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Rambo Amadeus svjetski mega car R.A.S.M.C.
(born June 14, 1963 in Kotor, Montenegro) is the stage name of the Belgrade-based Montenegrin rock singer-songwriter , popular all over the ex-Yugoslavia. A self-titled musician, poet and media manipulator continues to be one of the most interesting phenomena on music scene(s) of the former Yugoslavia. His songs combine satirical lyrics on the nature of common people and silliness of local politics. He uses a mixture of musical styles (converging towards drum and bass in later works, but involving a lot of turbo-folk elements in earlier songs), and self-conscious ironic wit (for example, one of his aliases is . He is a graduate of the University of Belgrade's Faculty of Mathematics and Natural Sciences and he also completed six grades of elementary music school for piano before dropping out. Before taking up music as a career choice, Rambo was an accomplished competitive sailor. Between 1972 and 1984, he represented Yugoslavia in numerous international regattas. During this period he was champion of Montenegro several times, an 8-time South-Adriatic champion, national title winner in the junior category, as well as International Ðerdap Cup winner in 1980. He began to sing and compose during first year of high school (gymnasium) which soon led to involvement with various local bands in Herceg Novi and Podgorica. One of his first performances saw him play the mandolin in an orchestra that entertained guests of Herceg Novi's Plaza hotel. In 1985, he moved to Belgrade in pursuit of higher education. Parallel to his studies, he also played with various struggling bands and musicians. ''O tugo jesenja'' (''Oh Autumn Sorrow'') - 1988 ''Hocemo gusle'' (''We Want Gusle!'') - 1989 ''Psihološko-propagandni komplet M-91'' (''Psychological Propaganda Set M-91'') - 1991 ''Kurac, Picka, Govno, Sisa (live)'' (''Dick, Cunt, Shit, Tit (live)'') - 1993 ''Izabrana dela'' (''Selected Works''), compilation, - 1994 ''Muzika za decu'' (''Music for Children'') - 1995 ''Mikroorganizmi'' (''Microorganisms'') - 1996 ''Titanic'' ([[1997]]) ''R.A. u KUD France Prešern (live)'' - 1998 ''Metropolis B (tour-de-force)'' - 1998 ''Cobane, vrati se'' (''Shepherd, Come Back'') / ''Don't happy be worry'' - 2000 ''Bolje jedno vruce pivo nego cetri ladna (live)'' (''One Warm Beer is Better than Four Cold Ones'') - 2004 ''Oprem Dobro'' ("Push it Good") - 2005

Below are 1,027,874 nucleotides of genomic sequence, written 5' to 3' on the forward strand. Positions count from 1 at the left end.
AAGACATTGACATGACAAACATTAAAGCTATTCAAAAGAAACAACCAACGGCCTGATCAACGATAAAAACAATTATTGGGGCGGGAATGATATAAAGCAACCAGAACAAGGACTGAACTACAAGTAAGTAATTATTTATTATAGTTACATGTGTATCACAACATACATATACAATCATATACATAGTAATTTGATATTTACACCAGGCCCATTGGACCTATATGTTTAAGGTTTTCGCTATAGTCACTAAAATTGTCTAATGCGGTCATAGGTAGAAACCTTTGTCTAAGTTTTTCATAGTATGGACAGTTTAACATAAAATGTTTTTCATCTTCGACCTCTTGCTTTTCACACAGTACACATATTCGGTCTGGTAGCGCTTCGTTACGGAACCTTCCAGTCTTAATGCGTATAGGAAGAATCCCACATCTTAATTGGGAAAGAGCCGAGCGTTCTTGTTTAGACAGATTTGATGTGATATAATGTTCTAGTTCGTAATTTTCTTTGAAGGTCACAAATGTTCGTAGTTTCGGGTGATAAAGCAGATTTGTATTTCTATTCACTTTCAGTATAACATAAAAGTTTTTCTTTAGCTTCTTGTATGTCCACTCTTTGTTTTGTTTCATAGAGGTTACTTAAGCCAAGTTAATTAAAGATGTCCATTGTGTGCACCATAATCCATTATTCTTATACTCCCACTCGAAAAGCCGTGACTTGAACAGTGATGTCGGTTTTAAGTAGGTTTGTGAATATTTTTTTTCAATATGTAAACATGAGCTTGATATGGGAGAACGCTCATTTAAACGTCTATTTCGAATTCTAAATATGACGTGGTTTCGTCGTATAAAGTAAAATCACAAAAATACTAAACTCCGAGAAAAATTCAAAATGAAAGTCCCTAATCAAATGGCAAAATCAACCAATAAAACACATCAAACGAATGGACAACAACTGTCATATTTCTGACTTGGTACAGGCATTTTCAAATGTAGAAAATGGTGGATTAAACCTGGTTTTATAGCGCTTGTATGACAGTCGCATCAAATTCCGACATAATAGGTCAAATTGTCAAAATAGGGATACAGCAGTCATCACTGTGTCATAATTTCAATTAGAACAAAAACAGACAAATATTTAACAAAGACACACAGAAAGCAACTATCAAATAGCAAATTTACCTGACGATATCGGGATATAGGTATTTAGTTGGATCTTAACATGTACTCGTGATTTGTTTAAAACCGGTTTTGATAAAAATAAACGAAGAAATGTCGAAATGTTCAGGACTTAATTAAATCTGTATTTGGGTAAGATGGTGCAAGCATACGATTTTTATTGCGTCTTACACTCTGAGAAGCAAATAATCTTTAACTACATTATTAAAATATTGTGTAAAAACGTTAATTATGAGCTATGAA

Band/artist history